WINSTON COUNTY, Ala. (WIAT) — From the air and on the water, the search for 26-year-old Kelsey Starling continued into its sixth day.
Starling is a teacher at Birmingham City Schools and has been missing since a boating accident the evening of Independence Day.
“We are still searching in the area,” said Sgt. Chad Pate with the Alabama Law Enforcement Agency. “We’re utilizing sonar, cadaver dogs, divers, aerial search, and visual search to continue to search the area.”
Pate tells CBS 42 that the search team is pulling out all the stops, but thus far, they have been unable to locate Starling.
Jeff Tolbert, the General Manager of Trident Marina, explains that Smith Lake, decades ago, was a canyon before it flooded. That means that the lake today has depth averaging 150 feet, with a range of 80 to 200 feet in the search area. Also, at the bottom of the lake, is an actual Forrest covered in water.
“When you have a pine tree that is sticking up a hundred plus feet tall in the bottom of the lake and it’s still 100 feet to the water’s surface, it’s very easy for objects to get lodged,” said Tolbert.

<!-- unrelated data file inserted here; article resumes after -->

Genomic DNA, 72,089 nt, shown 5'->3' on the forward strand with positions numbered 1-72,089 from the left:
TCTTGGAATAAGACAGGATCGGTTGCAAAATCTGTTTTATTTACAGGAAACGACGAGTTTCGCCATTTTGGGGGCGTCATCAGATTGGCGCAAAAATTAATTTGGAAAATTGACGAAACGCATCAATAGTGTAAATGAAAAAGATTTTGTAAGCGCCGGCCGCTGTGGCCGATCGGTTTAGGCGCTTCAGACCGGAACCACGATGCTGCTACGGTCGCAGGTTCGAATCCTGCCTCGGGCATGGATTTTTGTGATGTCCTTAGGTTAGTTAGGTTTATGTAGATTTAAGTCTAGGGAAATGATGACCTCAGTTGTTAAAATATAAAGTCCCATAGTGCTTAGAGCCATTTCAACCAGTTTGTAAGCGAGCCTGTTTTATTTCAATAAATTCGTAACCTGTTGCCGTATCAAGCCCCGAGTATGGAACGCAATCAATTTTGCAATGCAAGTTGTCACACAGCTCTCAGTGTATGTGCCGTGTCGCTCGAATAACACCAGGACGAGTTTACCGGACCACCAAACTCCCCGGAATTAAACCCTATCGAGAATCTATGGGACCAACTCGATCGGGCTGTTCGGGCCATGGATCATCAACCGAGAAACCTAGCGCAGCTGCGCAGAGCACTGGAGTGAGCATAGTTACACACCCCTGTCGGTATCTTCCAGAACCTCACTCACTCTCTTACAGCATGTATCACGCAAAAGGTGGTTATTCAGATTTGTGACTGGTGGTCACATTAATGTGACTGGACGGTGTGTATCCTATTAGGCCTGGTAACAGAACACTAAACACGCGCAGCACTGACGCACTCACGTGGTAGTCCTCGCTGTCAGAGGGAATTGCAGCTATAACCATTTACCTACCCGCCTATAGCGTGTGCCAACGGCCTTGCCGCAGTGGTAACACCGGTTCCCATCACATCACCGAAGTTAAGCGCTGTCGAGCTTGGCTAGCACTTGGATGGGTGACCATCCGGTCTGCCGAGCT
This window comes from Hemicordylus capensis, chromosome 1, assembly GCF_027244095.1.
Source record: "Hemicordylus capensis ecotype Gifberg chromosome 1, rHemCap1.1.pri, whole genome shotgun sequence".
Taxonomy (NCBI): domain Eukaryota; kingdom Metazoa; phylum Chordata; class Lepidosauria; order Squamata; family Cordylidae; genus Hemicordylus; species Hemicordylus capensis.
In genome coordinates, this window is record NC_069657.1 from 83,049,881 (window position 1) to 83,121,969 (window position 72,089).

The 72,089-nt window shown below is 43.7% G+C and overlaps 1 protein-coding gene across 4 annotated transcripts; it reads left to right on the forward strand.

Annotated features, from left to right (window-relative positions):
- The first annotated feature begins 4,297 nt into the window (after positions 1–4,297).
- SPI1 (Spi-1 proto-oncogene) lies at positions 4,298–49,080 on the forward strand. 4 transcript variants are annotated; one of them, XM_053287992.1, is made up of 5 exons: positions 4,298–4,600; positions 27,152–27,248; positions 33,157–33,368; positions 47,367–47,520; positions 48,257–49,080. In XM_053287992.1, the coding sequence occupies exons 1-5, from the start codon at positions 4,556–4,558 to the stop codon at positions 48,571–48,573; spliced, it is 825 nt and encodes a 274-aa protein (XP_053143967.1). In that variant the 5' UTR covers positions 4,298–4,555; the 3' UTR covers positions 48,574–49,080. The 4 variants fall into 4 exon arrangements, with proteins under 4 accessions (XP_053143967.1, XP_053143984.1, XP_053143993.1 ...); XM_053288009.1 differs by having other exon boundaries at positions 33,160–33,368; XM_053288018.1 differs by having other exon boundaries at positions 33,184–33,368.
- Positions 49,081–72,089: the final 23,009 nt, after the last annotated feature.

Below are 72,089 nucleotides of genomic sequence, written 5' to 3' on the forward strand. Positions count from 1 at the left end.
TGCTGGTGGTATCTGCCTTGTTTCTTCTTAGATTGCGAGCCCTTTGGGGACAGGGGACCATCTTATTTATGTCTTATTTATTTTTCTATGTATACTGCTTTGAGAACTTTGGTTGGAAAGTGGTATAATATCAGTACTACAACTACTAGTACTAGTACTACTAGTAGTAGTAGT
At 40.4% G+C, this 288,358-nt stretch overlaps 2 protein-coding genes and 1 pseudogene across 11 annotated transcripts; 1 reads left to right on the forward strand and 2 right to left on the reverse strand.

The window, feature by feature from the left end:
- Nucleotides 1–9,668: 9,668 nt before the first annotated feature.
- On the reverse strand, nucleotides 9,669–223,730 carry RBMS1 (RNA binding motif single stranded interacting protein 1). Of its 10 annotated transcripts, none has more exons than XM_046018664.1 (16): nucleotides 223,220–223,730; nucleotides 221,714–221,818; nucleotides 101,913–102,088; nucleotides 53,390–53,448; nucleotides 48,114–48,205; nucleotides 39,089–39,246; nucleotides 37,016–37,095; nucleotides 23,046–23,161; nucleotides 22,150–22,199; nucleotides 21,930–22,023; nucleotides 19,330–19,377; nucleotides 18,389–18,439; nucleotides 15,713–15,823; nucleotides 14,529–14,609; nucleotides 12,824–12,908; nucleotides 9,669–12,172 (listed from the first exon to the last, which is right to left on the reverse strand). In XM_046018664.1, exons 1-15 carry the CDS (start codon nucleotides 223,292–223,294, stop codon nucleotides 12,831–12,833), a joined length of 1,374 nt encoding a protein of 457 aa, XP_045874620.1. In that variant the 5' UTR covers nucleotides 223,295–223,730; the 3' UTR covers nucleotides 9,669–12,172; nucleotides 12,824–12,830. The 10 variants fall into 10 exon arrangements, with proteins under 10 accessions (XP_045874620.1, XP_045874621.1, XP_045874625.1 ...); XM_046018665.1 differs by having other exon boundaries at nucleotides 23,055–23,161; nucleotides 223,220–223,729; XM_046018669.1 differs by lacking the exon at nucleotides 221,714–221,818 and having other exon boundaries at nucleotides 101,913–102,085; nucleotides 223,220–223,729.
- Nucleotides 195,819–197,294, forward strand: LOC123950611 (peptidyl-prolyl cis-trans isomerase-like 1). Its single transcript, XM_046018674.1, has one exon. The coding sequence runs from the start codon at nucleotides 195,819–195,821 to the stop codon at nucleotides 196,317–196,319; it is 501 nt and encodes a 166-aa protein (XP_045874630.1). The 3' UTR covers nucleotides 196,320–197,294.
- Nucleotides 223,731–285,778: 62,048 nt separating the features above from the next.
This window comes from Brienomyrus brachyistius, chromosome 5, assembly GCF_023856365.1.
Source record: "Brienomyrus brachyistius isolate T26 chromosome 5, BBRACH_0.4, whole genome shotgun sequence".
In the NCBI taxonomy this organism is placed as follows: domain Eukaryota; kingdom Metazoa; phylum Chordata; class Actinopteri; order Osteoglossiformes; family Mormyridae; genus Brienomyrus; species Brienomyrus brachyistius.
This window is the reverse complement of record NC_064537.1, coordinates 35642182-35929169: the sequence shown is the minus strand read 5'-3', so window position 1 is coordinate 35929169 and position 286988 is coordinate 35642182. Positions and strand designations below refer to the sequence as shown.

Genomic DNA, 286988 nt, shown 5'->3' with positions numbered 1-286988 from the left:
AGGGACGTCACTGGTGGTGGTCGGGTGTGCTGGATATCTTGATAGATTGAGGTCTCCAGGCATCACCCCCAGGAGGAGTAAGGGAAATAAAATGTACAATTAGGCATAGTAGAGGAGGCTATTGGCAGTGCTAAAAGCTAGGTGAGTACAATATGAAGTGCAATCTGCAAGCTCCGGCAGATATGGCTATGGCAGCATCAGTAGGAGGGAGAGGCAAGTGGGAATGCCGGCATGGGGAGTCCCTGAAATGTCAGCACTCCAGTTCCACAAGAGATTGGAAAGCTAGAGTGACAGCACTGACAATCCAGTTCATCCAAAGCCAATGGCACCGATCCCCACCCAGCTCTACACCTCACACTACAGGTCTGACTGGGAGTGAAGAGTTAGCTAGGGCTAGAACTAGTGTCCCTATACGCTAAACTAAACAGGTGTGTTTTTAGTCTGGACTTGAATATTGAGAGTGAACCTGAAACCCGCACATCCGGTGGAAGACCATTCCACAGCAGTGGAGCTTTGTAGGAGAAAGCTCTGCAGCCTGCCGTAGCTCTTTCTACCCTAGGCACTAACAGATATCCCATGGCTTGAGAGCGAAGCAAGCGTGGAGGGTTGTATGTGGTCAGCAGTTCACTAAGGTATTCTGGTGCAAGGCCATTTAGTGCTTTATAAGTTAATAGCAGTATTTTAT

And these elements are making the search difficult, according to Pate.
“The depth of the water makes it extremely difficult as does the fact there are standing timbers,” said Pate. “You can’t just put your average diver in that.”
That’s why the Alexander City Rescue Squad arrived on the scene Wednesday morning with a state-of-the-art, 360-degree monitoring sonar. The sonar is dropped into the water and provides detailed imaging of what is beneath the surface.
That specific sonar was used in a recovery mission on Lake Jordan within the last week and is one of two in the state per Pate.
Aside from the sonar and the resources already committed such as boats and helicopters, Pate does not believe there’s much more that can be done except to continue searching.
“We’ve pretty much ‘full-court-pressed’ at this point,” said Pate. “We really don’t have much more than I can think of and in my experience, there’s not much more we can put at [the search].”
In terms of the long-term plans for the search effort, Pate explains that the team is going step-by-step.
“We’re taking each day at a time at this point in time,” said Pate. “We are going to search [Wednesday] and the plan is to search [Thursday] and then we’ll decide what we’re going to do the next day so that’s kinda where we’re at right now.”
Wednesday marked the first time the Alexander City Rescue Squad’s sonar was utilized in the search, and it is expected to be used again Thursday.